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This Old (Presidential) House

Generations of schoolchildren once learned that George Washington was the Father of the Country—a platitude, of course, but one that encapsulated an essential truth. Now an exhibition on the site in Philadelphia where he lived during his presidency will concentrate on his role as a slave-owner. This too is a truth, a tragic one that requires telling. But is this the central truth about our first President—that he hypocritically spoke of liberty while enslaving others?

This question has become urgent with the rediscovery of the first President’s house, where Washington (and later John Adams) lived between 1790 and 1800, when Philadelphia served as the country’s capital. The house was demolished in the early 19th century, leaving behind only a few print images, and its precise form and location became a matter of historical controversy. This was recently settled, and in spectacular fashion, by Edward Lawler, Jr.—not a professional historian but a singer. (Full disclosure: I knew Lawler in graduate school in the early 1980’s.)

Working systematically through original documents, Lawler disentangled two centuries of pious historiography to pinpoint the site of the house with forensic exactitude. His work made possible this year’s excavation, which has brought to light a surprising amount of the original house; it is easily the most important archaeological find for American history in a generation.

Finding the house was easy, however, compared to figuring out how to present it to the public. Designed by the Philadelphia firm Kelly/Maiello, the new museum that will rise over the foundations of the original house is an unfortunate object, both didactically and architecturally. The original executive mansion consisted of a front house on Market Street, a back building with servants’ quarters and a kitchen, and a stable to the rear. In a tiny wing connecting this stable to the back building lived Washington’s slaves. It is the physical remains of these slave quarters that dominate the museum’s educational program, whose six “substantive themes” are:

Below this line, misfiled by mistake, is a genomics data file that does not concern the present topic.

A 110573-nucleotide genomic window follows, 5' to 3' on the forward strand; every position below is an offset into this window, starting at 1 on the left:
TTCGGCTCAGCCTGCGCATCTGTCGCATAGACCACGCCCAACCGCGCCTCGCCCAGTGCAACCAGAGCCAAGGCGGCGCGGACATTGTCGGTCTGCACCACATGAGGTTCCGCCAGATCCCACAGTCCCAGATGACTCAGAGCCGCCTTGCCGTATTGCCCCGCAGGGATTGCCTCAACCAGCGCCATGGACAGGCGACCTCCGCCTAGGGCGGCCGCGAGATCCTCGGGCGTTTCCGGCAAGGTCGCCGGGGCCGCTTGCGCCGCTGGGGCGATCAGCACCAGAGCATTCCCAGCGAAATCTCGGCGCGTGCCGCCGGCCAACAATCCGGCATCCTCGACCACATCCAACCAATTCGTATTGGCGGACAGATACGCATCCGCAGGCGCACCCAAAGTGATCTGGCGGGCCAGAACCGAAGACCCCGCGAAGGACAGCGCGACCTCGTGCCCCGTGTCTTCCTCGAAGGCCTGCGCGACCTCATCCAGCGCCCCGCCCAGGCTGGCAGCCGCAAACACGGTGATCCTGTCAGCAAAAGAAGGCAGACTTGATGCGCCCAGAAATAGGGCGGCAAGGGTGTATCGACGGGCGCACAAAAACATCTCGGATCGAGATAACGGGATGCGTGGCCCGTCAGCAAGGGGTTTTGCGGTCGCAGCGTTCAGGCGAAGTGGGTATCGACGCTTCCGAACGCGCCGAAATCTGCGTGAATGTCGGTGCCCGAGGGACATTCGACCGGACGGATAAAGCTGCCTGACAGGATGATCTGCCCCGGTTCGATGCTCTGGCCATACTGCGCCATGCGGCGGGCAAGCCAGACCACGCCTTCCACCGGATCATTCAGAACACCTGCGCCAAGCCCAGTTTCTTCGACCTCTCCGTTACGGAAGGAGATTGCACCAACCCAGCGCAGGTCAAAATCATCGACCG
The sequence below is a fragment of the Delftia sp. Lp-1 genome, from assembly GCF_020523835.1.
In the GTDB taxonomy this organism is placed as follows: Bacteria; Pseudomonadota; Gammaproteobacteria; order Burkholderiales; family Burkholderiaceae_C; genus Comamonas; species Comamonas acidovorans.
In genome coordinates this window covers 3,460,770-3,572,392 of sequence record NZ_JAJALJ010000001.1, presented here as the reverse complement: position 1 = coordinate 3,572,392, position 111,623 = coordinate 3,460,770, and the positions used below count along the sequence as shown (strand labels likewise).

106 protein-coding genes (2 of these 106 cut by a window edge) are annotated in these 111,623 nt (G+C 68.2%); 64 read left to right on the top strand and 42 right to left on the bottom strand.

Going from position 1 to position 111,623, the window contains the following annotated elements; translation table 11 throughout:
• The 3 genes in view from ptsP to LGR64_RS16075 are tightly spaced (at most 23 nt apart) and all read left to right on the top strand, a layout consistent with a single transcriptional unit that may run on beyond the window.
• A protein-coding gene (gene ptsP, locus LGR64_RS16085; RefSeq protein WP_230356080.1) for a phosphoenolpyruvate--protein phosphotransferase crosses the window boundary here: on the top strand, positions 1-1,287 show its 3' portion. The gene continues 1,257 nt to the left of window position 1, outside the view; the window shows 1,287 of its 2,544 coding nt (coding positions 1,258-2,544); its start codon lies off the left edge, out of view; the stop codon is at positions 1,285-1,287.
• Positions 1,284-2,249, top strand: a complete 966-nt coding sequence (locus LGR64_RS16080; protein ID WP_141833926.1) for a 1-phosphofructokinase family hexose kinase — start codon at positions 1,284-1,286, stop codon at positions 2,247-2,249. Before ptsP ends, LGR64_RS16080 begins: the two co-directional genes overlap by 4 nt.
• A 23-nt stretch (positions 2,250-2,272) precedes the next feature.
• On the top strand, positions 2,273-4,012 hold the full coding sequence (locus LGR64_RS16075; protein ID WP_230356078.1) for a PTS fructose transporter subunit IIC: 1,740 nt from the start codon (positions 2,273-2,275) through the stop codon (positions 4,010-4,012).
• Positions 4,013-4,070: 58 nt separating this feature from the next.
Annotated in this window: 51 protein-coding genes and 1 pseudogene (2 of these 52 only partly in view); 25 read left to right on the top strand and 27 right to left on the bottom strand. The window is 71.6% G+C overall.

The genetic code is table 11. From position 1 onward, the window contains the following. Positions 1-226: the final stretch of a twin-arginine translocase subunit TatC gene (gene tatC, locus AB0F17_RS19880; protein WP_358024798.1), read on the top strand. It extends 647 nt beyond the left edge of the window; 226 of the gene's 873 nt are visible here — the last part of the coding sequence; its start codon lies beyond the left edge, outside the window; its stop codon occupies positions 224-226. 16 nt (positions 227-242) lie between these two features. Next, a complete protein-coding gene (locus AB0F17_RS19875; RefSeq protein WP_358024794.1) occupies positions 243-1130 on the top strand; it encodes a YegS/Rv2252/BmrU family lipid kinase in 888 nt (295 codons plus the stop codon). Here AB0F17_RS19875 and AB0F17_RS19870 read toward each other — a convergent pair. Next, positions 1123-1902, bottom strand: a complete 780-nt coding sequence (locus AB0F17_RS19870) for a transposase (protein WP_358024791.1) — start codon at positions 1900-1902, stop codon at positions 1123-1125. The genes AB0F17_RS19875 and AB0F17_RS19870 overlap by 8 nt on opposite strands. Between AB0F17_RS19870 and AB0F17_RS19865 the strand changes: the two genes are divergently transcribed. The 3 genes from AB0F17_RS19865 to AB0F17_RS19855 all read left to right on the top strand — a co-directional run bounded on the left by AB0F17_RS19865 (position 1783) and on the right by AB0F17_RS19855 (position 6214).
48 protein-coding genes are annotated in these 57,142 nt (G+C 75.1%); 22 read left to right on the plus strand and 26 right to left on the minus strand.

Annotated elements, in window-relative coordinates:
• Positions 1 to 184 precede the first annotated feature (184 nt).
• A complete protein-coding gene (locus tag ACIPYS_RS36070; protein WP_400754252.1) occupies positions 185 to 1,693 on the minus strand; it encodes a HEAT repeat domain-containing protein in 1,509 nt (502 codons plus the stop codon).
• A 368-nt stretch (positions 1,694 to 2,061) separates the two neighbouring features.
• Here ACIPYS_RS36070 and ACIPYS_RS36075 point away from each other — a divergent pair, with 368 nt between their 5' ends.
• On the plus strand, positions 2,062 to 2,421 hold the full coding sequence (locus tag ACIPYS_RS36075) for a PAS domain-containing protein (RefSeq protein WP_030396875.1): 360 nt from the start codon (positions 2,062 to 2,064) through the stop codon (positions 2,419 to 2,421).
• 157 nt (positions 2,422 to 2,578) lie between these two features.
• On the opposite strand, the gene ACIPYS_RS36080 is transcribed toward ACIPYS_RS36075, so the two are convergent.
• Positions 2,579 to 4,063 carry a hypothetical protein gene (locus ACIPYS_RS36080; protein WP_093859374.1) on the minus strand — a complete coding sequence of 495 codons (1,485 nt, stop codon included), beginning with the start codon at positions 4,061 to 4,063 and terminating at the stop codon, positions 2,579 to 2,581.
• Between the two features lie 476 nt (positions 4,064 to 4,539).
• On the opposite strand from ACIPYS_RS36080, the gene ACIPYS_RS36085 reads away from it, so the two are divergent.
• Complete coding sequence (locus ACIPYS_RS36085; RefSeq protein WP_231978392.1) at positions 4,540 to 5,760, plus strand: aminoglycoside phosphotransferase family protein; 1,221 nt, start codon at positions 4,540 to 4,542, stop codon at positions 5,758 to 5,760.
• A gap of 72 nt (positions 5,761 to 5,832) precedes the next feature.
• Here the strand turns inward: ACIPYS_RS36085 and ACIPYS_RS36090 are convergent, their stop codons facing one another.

The House and the People Who Lived There; The Executive Branch of the U.S. Government; The System and Methods of Slavery; African-American Philadelphia, especially Free African-American; The Move to Freedom; and History Lost and Found.

One notes that Washington himself will not be a “substantive” presence in his house, other than as one of the “people who lived there.” The result will be, in effect, a museum of American slavery.

The issue of architectural merit may, perhaps, pale beside the larger questions this new museum raises. Still, it should be noted that the proposed design of the new visitors’ center is comically inept. Several generations ago, Americans celebrated their historical buildings by contriving plausible facsimiles (as at Colonial Williamsburg). Recently, Robert Venturi suggested a more imaginative approach when he reconstructed the lost Benjamin Franklin House—of which no contemporary images survived—as an abstract and ghostly lattice. The Kelly/Maiello design is an unhappy conflation of the two, a plaintively literal array of classical pediments hanging in the air that manages to starve both the eye and the imagination at the same time—no mean feat.


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